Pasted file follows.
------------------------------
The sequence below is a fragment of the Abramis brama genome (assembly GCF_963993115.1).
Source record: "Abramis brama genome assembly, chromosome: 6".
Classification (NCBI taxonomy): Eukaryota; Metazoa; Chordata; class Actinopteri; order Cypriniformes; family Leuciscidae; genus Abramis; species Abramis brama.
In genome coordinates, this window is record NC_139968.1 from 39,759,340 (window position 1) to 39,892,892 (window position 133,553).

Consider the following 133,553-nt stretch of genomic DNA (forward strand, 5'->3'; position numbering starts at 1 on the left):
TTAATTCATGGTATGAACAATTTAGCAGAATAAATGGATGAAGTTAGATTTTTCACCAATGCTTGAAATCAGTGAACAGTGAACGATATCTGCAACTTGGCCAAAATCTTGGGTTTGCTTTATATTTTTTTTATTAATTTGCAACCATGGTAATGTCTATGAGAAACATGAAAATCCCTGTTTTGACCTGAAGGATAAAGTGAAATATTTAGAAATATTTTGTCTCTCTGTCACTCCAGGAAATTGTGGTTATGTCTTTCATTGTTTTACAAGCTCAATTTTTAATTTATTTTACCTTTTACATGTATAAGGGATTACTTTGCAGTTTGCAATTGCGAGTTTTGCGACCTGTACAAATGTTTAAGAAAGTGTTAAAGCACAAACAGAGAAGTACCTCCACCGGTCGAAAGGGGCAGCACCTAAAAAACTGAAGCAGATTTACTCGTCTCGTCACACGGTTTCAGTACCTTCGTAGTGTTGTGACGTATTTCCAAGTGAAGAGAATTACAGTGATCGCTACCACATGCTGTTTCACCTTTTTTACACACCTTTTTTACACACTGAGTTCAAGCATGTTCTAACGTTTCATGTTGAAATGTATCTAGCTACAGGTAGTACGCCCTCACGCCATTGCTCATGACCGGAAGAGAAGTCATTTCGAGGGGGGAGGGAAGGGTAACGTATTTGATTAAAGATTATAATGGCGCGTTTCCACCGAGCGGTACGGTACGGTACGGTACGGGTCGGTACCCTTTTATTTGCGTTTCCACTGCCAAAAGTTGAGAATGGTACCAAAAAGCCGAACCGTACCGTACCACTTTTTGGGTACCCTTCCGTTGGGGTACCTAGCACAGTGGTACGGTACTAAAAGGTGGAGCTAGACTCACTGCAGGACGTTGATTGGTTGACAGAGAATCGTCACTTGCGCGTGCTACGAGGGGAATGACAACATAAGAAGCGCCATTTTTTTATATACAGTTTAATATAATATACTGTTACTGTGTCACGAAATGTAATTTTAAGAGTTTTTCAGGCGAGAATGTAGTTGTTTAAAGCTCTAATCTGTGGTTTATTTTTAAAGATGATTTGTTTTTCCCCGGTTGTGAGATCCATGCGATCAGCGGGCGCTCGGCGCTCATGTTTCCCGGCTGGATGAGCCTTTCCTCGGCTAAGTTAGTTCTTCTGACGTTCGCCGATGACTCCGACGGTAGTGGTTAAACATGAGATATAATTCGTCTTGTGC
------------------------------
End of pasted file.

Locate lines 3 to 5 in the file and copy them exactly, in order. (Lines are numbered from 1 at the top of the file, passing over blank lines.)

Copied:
Classification (NCBI taxonomy): Eukaryota; Metazoa; Chordata; class Actinopteri; order Cypriniformes; family Leuciscidae; genus Abramis; species Abramis brama.
In genome coordinates, this window is record NC_139968.1 from 39,759,340 (window position 1) to 39,892,892 (window position 133,553).

Consider the following 133,553-nt stretch of genomic DNA (forward strand, 5'->3'; position numbering starts at 1 on the left):